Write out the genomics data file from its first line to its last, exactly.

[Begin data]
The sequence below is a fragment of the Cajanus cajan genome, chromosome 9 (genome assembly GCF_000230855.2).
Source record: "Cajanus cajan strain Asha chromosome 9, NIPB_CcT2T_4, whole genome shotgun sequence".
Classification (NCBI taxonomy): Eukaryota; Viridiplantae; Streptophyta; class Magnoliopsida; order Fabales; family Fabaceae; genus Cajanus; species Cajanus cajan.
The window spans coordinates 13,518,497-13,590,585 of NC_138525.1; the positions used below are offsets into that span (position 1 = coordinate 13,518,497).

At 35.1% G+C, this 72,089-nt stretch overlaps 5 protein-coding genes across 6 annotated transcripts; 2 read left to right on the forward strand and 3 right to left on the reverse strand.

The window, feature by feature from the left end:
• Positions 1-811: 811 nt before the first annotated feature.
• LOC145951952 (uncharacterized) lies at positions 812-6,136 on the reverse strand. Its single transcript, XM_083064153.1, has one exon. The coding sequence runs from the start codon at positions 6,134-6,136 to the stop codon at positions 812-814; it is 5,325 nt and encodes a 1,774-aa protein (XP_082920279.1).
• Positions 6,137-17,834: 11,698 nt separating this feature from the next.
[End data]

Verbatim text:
The sequence below is a fragment of the Cajanus cajan genome, chromosome 9 (genome assembly GCF_000230855.2).
Source record: "Cajanus cajan strain Asha chromosome 9, NIPB_CcT2T_4, whole genome shotgun sequence".
Classification (NCBI taxonomy): Eukaryota; Viridiplantae; Streptophyta; class Magnoliopsida; order Fabales; family Fabaceae; genus Cajanus; species Cajanus cajan.
The window spans coordinates 13,518,497-13,590,585 of NC_138525.1; the positions used below are offsets into that span (position 1 = coordinate 13,518,497).

At 35.1% G+C, this 72,089-nt stretch overlaps 5 protein-coding genes across 6 annotated transcripts; 2 read left to right on the forward strand and 3 right to left on the reverse strand.

The window, feature by feature from the left end:
• Positions 1-811: 811 nt before the first annotated feature.
• LOC145951952 (uncharacterized) lies at positions 812-6,136 on the reverse strand. Its single transcript, XM_083064153.1, has one exon. The coding sequence runs from the start codon at positions 6,134-6,136 to the stop codon at positions 812-814; it is 5,325 nt and encodes a 1,774-aa protein (XP_082920279.1).
• Positions 6,137-17,834: 11,698 nt separating this feature from the next.